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Album review: Beachwood Sparks' 'The Tarnished Gold'

July 02, 2012|By Todd Martens
(Jim Goodrich / Sub Pop )

Earlier this summer, the Beach Boys released a new album and reestablished the band’s sunny aesthetic after 15 years, with melodies that emphasize patience and harmonies that can solve any of life’s problems.

The Beachwood Sparks claim a corner of this Southern California world, and though beloved on a much smaller scale, the cosmic country-pop outfit also returns after an extended hiatus with “The Tarnished Gold.”

“It’s time to stop pretending, those days are gone,” sings the band on album-opener “Forget the Song.” It’s a tone-setter, as these 13 songs waft between nostalgia and realism and unfold at a stroll’s pace. “Alone Together” isn’t so much about loneliness as it is about learning the comfort of solitude, complete with a woozy harmonica laced around strumming that owns a wind chime twinkle. Slide guitars here are a psychedelic instrument, and the laid-back pace, including the Spanish reverie “No Queremos Oro,” invoke a romanticized vision of a back-porch Laurel Canyon party.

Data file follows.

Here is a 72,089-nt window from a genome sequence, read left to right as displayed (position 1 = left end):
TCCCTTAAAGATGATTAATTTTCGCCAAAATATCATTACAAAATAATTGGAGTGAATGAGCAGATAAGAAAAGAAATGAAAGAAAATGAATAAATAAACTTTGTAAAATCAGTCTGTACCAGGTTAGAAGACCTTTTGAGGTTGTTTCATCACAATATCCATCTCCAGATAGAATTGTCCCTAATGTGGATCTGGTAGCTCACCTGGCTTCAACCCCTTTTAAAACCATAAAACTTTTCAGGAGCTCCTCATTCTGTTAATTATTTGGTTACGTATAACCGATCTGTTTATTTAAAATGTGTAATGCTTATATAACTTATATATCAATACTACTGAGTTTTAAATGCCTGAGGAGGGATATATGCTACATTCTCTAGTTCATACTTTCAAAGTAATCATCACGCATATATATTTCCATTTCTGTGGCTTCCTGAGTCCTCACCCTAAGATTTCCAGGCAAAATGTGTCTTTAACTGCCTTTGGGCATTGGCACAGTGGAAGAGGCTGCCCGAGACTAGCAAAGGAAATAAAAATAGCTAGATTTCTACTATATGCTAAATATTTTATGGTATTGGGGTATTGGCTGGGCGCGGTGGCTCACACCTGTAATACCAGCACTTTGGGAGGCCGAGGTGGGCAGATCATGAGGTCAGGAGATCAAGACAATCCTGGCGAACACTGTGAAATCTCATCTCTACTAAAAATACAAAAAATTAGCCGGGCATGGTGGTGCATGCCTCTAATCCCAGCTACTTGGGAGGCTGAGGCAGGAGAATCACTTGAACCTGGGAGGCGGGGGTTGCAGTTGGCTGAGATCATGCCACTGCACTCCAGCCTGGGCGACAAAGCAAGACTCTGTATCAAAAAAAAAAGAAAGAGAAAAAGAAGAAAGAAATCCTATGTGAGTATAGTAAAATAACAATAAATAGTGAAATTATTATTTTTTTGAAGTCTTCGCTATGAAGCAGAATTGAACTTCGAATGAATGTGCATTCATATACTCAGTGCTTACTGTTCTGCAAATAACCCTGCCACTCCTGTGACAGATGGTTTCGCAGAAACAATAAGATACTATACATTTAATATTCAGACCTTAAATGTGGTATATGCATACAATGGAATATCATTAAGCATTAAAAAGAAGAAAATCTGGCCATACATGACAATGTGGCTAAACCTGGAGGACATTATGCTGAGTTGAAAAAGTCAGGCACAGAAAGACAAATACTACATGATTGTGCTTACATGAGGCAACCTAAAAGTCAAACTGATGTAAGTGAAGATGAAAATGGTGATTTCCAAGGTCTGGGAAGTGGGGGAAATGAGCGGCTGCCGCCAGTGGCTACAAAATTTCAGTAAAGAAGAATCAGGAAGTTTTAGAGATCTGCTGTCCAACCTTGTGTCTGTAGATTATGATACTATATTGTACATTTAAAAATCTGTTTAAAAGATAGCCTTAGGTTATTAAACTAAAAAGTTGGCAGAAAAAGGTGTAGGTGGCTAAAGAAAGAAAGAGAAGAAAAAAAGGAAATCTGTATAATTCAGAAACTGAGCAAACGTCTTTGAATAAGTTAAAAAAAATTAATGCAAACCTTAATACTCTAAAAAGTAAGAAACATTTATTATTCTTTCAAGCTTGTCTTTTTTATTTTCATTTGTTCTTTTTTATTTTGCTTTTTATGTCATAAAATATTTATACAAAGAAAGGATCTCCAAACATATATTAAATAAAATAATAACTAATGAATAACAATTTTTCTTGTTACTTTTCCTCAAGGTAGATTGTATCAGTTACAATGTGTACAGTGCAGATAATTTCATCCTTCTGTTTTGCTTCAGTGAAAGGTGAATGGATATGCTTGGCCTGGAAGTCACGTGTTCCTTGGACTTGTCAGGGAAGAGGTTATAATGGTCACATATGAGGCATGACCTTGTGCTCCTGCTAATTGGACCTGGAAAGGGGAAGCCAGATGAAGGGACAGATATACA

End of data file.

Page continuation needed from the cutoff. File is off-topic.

The casual mood of the album, in fact, has the feel of walking into a late-night jam session. There’s a “this goes out to my good friend” dedication at the start of crooner “Sparks Fly Again,” a song right in the band’s Crosby, Stills & Nash/Poco wheelhouse, and elements of nature work their way into “Talk About Lonesome.” The whole of “Tarnished Gold” is an ode to voices growing older, in unison.

Beachwood Sparks
“The Tarnished Gold”
Sub Pop
Three stars (Out of four)


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— Todd Martens

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